July 3, 2014
University admin salaries, student debt on rise
Study shows student debt higher among schools with top-paid leaders
By Emily Scharf
According to a recent study from the Institute of Policy Studies, “The One Percent at State U,” co-authors Marjorie Wood and Andrew Erwin found that administrative spending outstripped scholarship spending by more than 2:1 at the universities with the highest-paid presidents.
The same study also showed the student debt crisis is worse at the state schools with the highest-paid presidents.
As executive compensation increased, so did student loan debt — particularly among the top 25 schools with the highest compensated leaders.
This, along with many similar studies have fostered a debate nationally over the growth in administrative costs at universities.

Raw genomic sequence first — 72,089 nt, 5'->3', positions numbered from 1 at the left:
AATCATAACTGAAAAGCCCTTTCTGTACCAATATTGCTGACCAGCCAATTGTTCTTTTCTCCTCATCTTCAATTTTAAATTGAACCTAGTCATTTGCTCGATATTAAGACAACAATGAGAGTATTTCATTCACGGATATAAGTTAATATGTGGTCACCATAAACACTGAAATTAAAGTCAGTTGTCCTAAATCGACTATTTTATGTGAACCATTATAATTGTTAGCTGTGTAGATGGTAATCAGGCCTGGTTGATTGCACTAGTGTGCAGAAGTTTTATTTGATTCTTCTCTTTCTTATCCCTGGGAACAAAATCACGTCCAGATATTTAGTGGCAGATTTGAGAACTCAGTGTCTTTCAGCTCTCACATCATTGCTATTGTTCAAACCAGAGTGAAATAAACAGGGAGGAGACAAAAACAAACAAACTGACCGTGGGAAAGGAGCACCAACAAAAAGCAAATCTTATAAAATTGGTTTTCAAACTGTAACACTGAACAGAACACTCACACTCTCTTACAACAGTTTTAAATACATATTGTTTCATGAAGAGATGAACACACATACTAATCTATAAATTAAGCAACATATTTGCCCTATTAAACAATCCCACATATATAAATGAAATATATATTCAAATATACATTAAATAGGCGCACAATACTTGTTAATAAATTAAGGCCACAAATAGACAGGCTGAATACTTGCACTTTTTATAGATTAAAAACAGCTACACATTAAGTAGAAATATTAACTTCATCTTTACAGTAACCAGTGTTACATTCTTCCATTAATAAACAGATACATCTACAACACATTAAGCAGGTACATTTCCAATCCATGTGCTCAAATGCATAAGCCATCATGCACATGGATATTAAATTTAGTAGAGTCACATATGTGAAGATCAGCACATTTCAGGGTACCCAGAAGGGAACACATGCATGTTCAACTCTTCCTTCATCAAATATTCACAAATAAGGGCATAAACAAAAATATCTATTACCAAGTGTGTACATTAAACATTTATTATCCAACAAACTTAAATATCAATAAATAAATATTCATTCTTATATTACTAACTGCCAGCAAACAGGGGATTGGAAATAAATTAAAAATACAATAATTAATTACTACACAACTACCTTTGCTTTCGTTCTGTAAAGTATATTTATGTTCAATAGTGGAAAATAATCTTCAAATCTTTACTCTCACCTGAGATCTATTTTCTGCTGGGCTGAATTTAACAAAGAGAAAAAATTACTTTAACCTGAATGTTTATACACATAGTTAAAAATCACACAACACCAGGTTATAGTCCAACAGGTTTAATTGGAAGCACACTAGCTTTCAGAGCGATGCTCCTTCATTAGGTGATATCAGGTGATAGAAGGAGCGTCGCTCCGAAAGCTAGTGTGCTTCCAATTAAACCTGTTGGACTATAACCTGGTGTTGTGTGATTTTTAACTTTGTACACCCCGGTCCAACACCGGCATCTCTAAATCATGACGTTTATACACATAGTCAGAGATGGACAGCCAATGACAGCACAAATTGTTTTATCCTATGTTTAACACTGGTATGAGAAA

College tuition, along with student loan debt has been on the rise for the past 25 years.
While tuition has been growing, so have the salaries of higher education administration personnel.
According to Nicolaus Mills in a 2012 article in Dissent magazine, two colleges charged more than $40,000 a year including tuition and room and board in 2003 in private colleges. By 2009, more than 200 colleges charged that amount or more.
The situation has equally worsened in public schools due to the declining state support for these universities.
This forces students to have to pay more money for tuition, while administrative salaries continue to rise.